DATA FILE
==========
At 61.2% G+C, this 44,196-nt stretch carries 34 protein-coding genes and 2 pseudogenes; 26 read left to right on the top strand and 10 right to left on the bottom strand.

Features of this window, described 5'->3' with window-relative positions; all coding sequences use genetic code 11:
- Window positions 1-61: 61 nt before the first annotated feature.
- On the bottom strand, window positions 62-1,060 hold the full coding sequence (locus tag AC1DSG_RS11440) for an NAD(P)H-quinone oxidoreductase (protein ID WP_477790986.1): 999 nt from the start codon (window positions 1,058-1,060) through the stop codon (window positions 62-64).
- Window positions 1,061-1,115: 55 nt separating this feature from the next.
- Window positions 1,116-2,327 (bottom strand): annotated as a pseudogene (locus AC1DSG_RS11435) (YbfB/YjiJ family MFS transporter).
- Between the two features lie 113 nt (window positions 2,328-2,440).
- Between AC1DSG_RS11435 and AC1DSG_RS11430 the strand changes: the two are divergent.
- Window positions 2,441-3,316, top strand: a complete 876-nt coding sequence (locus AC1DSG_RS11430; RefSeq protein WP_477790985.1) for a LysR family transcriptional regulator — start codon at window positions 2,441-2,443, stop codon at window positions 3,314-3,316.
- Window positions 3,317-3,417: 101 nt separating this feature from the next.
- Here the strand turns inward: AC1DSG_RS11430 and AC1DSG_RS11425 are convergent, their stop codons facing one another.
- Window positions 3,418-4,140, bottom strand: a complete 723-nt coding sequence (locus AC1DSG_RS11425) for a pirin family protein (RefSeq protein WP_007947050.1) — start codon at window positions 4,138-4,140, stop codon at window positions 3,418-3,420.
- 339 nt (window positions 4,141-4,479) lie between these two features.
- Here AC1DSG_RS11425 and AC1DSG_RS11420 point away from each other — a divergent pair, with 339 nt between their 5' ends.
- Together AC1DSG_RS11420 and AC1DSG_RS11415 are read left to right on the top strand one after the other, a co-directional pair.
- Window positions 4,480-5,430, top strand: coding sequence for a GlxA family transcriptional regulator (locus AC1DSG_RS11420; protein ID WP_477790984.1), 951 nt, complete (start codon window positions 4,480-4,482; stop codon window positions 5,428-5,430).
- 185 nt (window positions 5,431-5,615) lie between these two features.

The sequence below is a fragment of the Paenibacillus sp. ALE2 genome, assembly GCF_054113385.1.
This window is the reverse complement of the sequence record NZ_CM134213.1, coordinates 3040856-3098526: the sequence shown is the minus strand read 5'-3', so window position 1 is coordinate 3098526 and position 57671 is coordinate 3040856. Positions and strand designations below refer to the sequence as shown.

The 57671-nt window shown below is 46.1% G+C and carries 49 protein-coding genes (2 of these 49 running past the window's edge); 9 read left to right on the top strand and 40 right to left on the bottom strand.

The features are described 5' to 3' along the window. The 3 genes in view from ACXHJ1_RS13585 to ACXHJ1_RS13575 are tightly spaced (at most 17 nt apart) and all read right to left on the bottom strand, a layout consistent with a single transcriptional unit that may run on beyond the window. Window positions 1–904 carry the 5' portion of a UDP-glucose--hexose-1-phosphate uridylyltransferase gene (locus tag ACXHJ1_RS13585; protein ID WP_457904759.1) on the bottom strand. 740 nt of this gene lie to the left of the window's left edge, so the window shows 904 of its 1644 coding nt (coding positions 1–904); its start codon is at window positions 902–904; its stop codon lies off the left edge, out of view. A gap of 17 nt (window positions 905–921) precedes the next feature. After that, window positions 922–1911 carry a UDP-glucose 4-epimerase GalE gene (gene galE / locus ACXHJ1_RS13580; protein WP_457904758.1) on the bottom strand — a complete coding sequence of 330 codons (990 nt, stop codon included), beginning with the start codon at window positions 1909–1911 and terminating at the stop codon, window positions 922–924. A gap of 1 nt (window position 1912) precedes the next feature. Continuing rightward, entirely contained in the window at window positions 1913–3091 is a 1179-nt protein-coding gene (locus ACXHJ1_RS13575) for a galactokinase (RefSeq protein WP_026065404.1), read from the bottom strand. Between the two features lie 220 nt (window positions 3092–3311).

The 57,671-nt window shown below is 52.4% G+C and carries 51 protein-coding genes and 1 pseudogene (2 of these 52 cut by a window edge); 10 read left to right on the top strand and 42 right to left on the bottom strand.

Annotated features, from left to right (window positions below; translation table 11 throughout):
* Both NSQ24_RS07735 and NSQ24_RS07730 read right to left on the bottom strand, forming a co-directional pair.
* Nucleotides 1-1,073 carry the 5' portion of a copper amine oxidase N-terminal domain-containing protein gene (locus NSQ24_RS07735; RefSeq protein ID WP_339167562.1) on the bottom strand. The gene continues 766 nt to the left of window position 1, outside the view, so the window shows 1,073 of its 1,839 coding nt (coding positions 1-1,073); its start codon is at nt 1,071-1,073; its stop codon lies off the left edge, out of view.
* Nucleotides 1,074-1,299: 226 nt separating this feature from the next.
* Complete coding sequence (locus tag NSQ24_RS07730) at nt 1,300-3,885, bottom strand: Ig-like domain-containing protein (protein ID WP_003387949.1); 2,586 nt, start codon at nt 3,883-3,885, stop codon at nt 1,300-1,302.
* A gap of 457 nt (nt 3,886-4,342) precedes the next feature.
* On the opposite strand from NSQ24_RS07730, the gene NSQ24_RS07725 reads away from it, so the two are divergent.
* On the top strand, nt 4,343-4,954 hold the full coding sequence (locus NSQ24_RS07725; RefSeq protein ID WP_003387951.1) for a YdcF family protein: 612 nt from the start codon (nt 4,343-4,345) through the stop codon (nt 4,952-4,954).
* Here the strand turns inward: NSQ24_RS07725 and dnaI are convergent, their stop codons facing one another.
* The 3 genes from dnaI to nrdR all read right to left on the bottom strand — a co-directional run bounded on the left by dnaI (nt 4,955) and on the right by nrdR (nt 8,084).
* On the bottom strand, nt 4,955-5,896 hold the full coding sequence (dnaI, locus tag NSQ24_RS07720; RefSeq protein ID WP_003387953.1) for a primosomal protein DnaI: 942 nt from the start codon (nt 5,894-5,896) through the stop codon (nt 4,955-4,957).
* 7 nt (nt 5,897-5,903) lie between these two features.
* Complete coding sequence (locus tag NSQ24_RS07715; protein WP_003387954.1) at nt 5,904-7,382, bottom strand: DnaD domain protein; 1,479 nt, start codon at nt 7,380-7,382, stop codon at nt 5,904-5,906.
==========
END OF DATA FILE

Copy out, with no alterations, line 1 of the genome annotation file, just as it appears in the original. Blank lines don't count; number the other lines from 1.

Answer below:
At 61.2% G+C, this 44,196-nt stretch carries 34 protein-coding genes and 2 pseudogenes; 26 read left to right on the top strand and 10 right to left on the bottom strand.